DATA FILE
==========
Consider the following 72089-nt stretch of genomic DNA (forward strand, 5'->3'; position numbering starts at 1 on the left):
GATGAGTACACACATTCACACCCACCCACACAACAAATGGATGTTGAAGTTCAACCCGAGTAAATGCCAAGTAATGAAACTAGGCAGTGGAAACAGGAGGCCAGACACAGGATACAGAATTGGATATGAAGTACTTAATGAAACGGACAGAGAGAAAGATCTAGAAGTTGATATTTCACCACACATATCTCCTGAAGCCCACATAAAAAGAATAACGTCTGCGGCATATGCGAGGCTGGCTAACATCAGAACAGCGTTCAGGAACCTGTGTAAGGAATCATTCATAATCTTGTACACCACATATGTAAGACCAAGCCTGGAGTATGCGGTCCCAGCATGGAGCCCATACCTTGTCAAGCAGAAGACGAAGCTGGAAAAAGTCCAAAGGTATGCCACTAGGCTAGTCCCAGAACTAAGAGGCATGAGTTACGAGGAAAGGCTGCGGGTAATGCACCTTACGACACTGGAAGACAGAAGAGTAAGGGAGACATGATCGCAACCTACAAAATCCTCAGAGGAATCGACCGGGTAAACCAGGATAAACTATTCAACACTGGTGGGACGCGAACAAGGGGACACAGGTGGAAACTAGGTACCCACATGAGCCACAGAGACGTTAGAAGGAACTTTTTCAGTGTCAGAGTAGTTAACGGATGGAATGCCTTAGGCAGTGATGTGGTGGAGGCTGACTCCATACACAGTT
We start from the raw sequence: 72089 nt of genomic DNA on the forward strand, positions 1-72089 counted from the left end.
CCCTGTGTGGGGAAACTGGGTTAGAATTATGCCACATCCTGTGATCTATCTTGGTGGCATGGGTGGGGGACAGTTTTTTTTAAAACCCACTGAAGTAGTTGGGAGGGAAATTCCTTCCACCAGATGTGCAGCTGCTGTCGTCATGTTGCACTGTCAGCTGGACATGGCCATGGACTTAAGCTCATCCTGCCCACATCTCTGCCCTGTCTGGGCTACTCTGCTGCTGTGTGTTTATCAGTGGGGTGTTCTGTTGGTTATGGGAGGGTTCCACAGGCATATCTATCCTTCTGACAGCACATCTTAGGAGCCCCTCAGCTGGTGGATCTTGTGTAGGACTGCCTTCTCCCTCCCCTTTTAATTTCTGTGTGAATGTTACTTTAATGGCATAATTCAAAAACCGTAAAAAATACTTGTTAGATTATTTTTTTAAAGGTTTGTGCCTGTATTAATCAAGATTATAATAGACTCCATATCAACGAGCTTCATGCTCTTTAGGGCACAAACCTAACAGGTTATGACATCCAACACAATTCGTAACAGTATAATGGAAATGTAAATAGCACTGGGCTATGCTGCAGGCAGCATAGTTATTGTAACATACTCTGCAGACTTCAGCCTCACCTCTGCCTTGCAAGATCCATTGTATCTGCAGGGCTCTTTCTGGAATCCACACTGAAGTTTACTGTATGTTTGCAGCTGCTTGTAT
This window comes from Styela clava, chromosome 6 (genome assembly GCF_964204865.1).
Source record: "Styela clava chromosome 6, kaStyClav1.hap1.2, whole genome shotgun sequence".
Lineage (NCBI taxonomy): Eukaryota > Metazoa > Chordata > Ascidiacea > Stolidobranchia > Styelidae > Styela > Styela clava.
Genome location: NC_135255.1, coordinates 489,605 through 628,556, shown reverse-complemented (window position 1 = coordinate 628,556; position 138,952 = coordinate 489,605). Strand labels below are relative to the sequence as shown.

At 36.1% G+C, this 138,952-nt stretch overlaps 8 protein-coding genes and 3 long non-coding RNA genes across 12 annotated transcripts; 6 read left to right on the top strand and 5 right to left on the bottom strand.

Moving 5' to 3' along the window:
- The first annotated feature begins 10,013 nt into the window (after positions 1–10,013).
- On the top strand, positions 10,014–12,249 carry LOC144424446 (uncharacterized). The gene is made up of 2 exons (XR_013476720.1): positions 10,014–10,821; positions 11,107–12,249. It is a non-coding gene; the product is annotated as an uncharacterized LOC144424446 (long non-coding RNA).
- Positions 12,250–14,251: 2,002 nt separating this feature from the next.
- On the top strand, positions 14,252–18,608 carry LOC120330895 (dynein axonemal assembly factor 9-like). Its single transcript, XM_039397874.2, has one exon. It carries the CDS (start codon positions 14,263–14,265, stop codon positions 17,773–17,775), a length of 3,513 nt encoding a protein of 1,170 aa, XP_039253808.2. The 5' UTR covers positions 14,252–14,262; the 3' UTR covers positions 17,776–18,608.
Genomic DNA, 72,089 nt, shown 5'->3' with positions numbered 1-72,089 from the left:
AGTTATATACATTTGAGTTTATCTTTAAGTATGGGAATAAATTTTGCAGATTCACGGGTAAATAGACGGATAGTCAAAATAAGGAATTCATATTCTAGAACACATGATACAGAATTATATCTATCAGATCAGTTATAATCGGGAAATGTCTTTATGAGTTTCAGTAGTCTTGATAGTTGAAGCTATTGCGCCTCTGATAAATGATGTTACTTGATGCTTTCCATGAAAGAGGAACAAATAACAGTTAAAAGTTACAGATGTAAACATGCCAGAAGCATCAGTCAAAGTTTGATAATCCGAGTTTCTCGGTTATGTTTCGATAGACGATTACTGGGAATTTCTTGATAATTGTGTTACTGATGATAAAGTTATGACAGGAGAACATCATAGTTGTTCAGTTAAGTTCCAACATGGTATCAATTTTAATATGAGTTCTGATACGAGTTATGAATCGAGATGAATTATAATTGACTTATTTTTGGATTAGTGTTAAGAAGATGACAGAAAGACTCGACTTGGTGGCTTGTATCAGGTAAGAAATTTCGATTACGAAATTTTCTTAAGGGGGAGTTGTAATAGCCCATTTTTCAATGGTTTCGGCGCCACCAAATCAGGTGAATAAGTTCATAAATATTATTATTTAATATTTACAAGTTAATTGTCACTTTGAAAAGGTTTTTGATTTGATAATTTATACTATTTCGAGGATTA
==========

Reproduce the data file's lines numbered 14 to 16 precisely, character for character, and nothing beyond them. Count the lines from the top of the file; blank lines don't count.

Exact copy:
- On the top strand, positions 14,252–18,608 carry LOC120330895 (dynein axonemal assembly factor 9-like). Its single transcript, XM_039397874.2, has one exon. It carries the CDS (start codon positions 14,263–14,265, stop codon positions 17,773–17,775), a length of 3,513 nt encoding a protein of 1,170 aa, XP_039253808.2. The 5' UTR covers positions 14,252–14,262; the 3' UTR covers positions 17,776–18,608.
Genomic DNA, 72,089 nt, shown 5'->3' with positions numbered 1-72,089 from the left:
AGTTATATACATTTGAGTTTATCTTTAAGTATGGGAATAAATTTTGCAGATTCACGGGTAAATAGACGGATAGTCAAAATAAGGAATTCATATTCTAGAACACATGATACAGAATTATATCTATCAGATCAGTTATAATCGGGAAATGTCTTTATGAGTTTCAGTAGTCTTGATAGTTGAAGCTATTGCGCCTCTGATAAATGATGTTACTTGATGCTTTCCATGAAAGAGGAACAAATAACAGTTAAAAGTTACAGATGTAAACATGCCAGAAGCATCAGTCAAAGTTTGATAATCCGAGTTTCTCGGTTATGTTTCGATAGACGATTACTGGGAATTTCTTGATAATTGTGTTACTGATGATAAAGTTATGACAGGAGAACATCATAGTTGTTCAGTTAAGTTCCAACATGGTATCAATTTTAATATGAGTTCTGATACGAGTTATGAATCGAGATGAATTATAATTGACTTATTTTTGGATTAGTGTTAAGAAGATGACAGAAAGACTCGACTTGGTGGCTTGTATCAGGTAAGAAATTTCGATTACGAAATTTTCTTAAGGGGGAGTTGTAATAGCCCATTTTTCAATGGTTTCGGCGCCACCAAATCAGGTGAATAAGTTCATAAATATTATTATTTAATATTTACAAGTTAATTGTCACTTTGAAAAGGTTTTTGATTTGATAATTTATACTATTTCGAGGATTA